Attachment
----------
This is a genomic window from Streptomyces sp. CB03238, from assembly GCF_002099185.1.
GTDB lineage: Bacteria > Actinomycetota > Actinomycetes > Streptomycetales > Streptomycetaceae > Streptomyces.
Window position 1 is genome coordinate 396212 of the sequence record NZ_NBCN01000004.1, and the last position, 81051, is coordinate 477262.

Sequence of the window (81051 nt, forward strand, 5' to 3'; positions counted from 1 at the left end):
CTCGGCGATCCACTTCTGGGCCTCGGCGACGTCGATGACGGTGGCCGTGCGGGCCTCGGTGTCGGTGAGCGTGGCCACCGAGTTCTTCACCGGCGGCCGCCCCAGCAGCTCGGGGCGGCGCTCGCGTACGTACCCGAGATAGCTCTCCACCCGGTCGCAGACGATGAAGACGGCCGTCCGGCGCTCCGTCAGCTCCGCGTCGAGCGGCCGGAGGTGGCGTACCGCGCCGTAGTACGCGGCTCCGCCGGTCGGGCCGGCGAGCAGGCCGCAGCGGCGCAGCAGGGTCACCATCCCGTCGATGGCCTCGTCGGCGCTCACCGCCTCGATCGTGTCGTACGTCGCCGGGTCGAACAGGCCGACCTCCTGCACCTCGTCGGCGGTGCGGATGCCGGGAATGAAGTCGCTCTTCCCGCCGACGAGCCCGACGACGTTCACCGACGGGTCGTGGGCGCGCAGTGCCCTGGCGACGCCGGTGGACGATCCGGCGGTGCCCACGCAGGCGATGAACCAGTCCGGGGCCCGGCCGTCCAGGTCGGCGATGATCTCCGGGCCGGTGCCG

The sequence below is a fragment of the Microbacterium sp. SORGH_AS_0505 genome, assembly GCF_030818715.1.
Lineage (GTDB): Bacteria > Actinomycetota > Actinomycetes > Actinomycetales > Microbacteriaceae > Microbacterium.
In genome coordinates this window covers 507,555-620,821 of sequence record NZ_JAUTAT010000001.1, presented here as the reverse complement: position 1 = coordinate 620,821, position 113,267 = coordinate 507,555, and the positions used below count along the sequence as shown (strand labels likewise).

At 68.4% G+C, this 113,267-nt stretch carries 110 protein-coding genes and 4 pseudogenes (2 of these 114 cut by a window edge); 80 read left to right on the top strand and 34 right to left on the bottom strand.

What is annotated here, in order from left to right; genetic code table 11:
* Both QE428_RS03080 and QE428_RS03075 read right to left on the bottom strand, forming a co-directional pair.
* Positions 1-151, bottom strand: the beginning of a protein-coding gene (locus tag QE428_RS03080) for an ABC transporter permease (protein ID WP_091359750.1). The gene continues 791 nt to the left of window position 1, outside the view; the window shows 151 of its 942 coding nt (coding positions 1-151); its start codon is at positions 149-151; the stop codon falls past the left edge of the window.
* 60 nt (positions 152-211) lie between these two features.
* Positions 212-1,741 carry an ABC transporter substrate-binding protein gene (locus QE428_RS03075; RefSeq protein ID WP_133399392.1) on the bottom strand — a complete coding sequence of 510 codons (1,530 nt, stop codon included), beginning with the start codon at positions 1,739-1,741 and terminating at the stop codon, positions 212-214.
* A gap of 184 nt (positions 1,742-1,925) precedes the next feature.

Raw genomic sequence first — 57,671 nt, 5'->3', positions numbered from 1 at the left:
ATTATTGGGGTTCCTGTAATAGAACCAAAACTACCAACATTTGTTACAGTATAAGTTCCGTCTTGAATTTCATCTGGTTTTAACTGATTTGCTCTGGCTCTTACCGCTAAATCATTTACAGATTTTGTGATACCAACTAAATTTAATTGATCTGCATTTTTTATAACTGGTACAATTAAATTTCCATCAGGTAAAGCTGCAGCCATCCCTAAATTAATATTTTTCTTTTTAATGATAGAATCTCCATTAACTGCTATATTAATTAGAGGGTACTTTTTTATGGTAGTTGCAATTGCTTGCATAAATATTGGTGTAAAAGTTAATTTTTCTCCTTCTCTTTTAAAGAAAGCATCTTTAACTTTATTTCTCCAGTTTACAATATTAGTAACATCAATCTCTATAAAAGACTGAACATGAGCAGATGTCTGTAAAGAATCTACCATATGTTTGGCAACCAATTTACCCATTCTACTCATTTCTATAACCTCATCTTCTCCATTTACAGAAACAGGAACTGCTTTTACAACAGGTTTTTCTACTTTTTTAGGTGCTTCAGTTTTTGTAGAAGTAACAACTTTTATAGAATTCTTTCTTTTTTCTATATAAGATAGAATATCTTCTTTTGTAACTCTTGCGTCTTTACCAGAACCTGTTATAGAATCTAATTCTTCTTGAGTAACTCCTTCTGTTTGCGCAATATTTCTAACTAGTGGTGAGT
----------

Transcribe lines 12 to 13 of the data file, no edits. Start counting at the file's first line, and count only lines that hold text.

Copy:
* Positions 1-151, bottom strand: the beginning of a protein-coding gene (locus tag QE428_RS03080) for an ABC transporter permease (protein ID WP_091359750.1). The gene continues 791 nt to the left of window position 1, outside the view; the window shows 151 of its 942 coding nt (coding positions 1-151); its start codon is at positions 149-151; the stop codon falls past the left edge of the window.
* 60 nt (positions 152-211) lie between these two features.